CORVALLIS, Ore. - Scientists with expertise in climate and its impacts have developed a "consensus statement" that summarizes the likely effects of climate change on the Pacific Northwest. They predict a future with higher temperatures, rising sea levels, diminished streamflows and snowpack, longer fire seasons and many other changes.
Climate change is real, is already under way, is being strongly influenced by human activities, and future effects may be even more dramatic, the report concludes. These changes could profoundly disrupt the Pacific Northwest environment, ecology, economy, agricultural base, forests and other entities.
The potentially catastrophic impacts of climate change also raise a myriad of questions that need to be addressed by further research, the report said, on topics ranging from wind patterns to precipitation changes, ocean dynamics and effects on human health.
The report will assist the work of the Advisory Group on Global Warming appointed by Oregon Gov. Ted Kulongoski. The advisory group just released a far-reaching set of recommendations on what Oregonians need to do to address climate change, available from the Oregon Department of Energy at www.energy.state.or.us/climate/warming/Draft_Intro.htm. Comments are being accepted until Nov. 15.
The findings in the consensus statement emerged from a meeting sponsored by the Institute for Natural Resources at OSU last June of 65 of the leading experts from the region, in oceanography, forest ecology, climate, marine ecology, fish biology, agriculture and resource economics, and other fields.
These experts were primarily academic scientists from Oregon State University, the University of Oregon, University of Washington, and Lewis and Clark College. The full report is available on the web at http://inr.oregonstate.edu.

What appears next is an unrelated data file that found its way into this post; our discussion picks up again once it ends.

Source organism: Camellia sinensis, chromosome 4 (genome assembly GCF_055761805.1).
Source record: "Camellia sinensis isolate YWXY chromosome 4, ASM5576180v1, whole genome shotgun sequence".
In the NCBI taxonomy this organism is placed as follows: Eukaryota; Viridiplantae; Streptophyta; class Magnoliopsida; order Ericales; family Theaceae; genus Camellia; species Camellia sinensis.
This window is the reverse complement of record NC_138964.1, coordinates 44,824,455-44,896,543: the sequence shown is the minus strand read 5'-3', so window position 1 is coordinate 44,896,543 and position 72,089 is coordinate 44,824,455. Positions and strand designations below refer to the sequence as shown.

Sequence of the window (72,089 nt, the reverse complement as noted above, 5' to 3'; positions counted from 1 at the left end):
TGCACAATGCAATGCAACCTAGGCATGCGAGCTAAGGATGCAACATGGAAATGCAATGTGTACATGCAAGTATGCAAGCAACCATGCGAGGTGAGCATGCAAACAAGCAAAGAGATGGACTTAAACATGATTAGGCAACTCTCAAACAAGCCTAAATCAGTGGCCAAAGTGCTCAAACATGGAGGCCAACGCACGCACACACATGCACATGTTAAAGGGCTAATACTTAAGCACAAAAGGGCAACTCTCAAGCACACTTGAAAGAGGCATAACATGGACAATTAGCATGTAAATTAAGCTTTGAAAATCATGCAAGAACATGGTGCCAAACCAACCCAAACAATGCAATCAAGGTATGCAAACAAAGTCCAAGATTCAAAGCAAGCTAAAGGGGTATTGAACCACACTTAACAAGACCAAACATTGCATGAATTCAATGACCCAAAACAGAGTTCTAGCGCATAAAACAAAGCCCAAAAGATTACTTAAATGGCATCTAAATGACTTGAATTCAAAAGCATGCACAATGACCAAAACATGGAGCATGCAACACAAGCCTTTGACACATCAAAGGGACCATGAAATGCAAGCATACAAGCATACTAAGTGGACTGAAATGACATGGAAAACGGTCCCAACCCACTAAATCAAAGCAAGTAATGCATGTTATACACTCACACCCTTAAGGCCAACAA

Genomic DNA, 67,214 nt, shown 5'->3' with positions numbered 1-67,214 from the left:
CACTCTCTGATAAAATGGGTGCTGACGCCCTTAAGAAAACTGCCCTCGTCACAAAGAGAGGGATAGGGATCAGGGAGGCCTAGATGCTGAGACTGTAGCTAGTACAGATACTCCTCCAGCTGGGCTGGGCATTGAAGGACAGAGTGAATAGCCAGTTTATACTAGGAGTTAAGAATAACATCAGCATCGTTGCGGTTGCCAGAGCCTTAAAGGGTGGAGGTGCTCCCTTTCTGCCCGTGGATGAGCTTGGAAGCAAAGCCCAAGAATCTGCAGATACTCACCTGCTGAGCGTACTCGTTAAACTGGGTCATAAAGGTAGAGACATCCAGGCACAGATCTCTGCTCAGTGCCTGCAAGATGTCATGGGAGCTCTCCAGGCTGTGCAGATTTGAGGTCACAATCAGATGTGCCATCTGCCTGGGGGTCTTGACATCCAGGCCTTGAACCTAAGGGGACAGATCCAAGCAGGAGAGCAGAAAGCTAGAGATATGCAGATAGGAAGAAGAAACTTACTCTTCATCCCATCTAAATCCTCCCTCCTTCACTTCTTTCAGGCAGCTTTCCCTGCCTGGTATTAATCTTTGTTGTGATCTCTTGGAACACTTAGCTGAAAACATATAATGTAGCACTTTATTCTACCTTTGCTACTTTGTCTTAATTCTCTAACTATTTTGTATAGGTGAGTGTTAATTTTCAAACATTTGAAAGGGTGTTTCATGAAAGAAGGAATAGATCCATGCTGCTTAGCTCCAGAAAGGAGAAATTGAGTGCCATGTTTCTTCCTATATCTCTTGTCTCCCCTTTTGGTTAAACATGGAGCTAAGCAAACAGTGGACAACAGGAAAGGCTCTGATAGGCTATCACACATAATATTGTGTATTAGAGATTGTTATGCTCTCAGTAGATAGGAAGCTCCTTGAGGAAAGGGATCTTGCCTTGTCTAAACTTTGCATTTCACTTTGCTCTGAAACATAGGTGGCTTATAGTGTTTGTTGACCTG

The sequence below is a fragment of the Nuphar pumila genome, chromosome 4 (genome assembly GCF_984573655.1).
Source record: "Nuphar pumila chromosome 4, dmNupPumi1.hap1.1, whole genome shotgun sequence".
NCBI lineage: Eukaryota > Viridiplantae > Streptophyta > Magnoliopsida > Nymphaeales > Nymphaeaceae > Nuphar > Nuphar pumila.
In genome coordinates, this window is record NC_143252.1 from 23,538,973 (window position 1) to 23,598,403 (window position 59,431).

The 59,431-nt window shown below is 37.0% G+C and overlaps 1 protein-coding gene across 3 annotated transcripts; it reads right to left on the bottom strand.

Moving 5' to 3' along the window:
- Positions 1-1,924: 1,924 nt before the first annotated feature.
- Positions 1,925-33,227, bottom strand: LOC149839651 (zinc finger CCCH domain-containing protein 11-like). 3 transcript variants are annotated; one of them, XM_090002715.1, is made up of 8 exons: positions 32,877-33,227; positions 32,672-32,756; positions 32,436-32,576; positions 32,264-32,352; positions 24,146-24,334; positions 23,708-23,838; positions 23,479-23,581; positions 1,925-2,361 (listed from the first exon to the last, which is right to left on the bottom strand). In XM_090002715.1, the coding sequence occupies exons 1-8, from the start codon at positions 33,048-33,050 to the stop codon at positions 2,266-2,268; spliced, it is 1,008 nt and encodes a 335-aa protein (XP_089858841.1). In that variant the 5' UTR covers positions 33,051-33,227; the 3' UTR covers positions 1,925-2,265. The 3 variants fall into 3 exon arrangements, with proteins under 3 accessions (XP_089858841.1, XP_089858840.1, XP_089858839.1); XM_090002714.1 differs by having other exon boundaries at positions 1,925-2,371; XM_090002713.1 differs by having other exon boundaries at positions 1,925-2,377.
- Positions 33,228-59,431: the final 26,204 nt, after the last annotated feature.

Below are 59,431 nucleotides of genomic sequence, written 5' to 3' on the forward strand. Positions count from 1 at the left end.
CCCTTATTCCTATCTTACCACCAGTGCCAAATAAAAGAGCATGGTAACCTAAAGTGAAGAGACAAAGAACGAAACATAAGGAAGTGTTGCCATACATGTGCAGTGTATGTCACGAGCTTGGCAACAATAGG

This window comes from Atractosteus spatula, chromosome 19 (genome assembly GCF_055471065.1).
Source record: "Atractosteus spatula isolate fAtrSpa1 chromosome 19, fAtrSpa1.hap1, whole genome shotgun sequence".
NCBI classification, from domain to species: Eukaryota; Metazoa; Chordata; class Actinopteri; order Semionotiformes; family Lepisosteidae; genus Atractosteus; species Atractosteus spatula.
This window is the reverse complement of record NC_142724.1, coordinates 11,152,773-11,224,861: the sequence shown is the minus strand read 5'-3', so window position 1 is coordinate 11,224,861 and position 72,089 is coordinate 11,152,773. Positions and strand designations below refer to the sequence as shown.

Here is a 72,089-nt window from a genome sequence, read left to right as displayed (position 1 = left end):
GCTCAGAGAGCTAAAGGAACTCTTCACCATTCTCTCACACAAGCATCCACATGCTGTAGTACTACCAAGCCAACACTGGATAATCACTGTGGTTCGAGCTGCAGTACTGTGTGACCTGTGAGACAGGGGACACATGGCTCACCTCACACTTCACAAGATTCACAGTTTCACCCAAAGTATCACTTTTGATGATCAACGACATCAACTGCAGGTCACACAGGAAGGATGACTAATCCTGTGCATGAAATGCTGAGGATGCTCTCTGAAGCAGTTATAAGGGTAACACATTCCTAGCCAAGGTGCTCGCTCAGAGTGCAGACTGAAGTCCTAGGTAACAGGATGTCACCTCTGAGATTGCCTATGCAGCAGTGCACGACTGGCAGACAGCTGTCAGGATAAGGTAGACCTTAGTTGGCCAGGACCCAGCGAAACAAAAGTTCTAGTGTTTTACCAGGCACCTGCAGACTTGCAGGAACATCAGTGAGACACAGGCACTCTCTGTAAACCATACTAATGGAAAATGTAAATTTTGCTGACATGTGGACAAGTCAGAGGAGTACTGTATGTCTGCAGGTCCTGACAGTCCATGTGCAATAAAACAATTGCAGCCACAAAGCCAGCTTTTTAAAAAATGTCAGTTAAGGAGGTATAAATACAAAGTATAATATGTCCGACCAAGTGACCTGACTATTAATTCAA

Among the findings of the report:
The scientists emphasized that although they are able to make predictions about some likely changes, there are also still many uncertainties. Precipitation is a big unknown. Some models, for instance, predict a modest increase in winter precipitation and decreases in the summer. But large-scale changes in ocean temperature and circulation patterns could yield a Northwest climate that is drier.
It's also unclear exactly how marine and terrestrial ecosystems will respond to these changes, and what human land management changes may take place as it becomes clear that the climate is changing.
Some of the most pressing needs for future research, the study indicated, are in the area of precipitation patterns, coastal ocean winds and associated upwelling, the thresholds for abrupt shifts in climate, and the dynamics of large, long-term changes in ocean and atmosphere interactions.
On a global basis outside the Pacific Northwest, the report made note of many other climatic changes that are underway or anticipated as a result of global warming - shorter duration of ice cover on lakes and rivers, thinner Arctic sea ice, retreat of glaciers, loss of permafrost, longer growing seasons, shifts in plant and animal ranges, bleaching of coral reefs, increase in severe weather events, and other changes.
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Sherm Bloomer, 541-737-4811